Among the SBAS corrections, the ionospheric correction is a position-specific value, and its prediction outside the service area is not useful. However, the ephemeris/clock correction is a GNSS satellite-specific value. Preceding researches discussed SBAS correction accuracy and its applications [13], but the prediction of the corrections has not been covered. A series of researches were performed for predicting differential GPS (DGPS) corrections [4, 5], but the DGPS corrections are applied to the pseudoranges and their characteristics are entirely different from the SBAS corrections, which are applied to the three dimensional (3D) satellite coordinates. Other than the ephemeris correction, the author demonstrates that the SBAS ionosphere correction can be applied to the LEO GPS receiver with a proper scaling factor [6]. Prediction of the SBAS ephemeris/clock correction has not been attempted yet. If the SBAS ephemeris/clock correction is available for LEO satellites, the combined correction of SBAS ionosphere and ephemeris/clock can improve positioning accuracy of the LEO satellites. Recent advances in real-time LEO orbit determination filters enables submeter accuracy by fixing GPS carrier phase ambiguities [7]. More accurate ephemeris/clock information can improve the positioning accuracy and the filtering stability. A relative navigation between formation flying satellites can benefit from the SBAS corrections.

The SBAS message provides the rate of change data for the corrections to fill the time gap between data transmit intervals. The use of this data to extend the correction period is tested. However, the rate of change data was designed for a short interval only, and another method for long interval prediction is required. There are various time series forecasting models, for example, simple polynomial extrapolation, autoregressive moving average (ARMA), autoregressive (AR), and neural network. We propose two forecast models, an ARMA model and an AR model, to predict the ephemeris/clock corrections outside the service area. These models are selected because they are two of the most widely used models. Other prediction techniques have been tested but are not included in this paper: a polynomial model and a neural network model. The polynomial model yielded much lower prediction accuracy than the rate model and is dropped from consideration. A preliminary analysis by the neural network model showed low prediction accuracy and frequent divergence. Using the neural network requires more extensive work and is not included in this paper. The SBAS ephemeris/clock correction is predicted by using the ARMA and AR models by simulating the GPS satellite visibility condition. The ARMA/AR prediction accuracy is compared with the results using the SBAS rate of change data.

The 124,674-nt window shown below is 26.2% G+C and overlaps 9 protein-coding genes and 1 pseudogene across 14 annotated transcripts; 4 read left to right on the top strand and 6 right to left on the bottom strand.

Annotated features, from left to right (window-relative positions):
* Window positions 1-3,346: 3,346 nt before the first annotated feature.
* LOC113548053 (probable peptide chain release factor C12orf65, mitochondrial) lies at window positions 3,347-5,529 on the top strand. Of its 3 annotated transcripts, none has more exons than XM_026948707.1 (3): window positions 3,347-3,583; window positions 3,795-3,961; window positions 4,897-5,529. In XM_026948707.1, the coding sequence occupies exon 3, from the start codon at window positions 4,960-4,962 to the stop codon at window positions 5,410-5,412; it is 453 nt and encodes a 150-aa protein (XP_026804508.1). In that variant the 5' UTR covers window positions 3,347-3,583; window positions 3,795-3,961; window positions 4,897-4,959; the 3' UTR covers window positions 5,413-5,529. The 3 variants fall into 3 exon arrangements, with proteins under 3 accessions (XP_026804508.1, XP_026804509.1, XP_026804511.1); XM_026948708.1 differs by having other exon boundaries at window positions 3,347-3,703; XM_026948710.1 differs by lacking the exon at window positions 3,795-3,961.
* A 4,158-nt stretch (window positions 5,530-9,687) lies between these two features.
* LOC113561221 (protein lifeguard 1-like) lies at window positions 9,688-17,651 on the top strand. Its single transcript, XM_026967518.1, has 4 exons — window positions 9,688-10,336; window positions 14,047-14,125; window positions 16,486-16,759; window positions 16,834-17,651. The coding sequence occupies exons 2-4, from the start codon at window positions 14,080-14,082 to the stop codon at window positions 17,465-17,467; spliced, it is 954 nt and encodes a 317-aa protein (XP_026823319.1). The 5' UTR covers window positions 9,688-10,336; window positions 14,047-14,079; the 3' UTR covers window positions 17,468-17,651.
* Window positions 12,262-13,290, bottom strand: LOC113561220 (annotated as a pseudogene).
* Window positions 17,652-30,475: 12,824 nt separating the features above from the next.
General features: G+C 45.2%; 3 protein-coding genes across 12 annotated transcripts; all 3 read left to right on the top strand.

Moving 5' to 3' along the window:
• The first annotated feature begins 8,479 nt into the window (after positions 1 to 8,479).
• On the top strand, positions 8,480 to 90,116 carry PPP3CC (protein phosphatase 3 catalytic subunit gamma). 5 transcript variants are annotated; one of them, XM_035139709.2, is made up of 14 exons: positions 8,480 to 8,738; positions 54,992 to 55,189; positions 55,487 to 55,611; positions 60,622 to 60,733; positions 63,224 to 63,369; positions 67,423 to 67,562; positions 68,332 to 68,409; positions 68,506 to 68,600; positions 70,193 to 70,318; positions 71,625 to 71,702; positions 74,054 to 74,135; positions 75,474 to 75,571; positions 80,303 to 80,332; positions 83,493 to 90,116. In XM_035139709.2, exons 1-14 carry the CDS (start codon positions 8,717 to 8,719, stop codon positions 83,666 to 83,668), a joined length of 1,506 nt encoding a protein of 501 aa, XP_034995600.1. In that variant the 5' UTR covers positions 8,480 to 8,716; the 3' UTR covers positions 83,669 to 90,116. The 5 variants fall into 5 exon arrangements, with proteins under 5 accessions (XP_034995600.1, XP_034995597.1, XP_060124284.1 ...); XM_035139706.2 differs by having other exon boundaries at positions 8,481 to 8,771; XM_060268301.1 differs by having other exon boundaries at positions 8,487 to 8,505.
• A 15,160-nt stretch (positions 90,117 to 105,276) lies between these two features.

2. SBAS Corrections

SBAS messages include GPS satellite ephemeris/clock corrections, pseudorange fast corrections, and ionospheric delay corrections. The message is classified into message type (MT), and one MT is transmitted every second. The ephemeris/clock corrections are mainly included in MT 25. The corrections and their rate of change are also included in MT 25 [8, 9]. The rates of change are optional and their presence is identified by a velocity code in MT 25. In the case of WAAS, the rate of changes is included most of the time. The ephemeris corrections are expressed in Earth centered Earth fixed (ECEF) coordinates and three values (, , and ) are included. The correction is calculated from the following equation:where is a transmitted correction of ECEF , , , or clock and is the transmitted rate of change. is a current time to compute the correction. is the time of applicability that is included in the SBAS messages.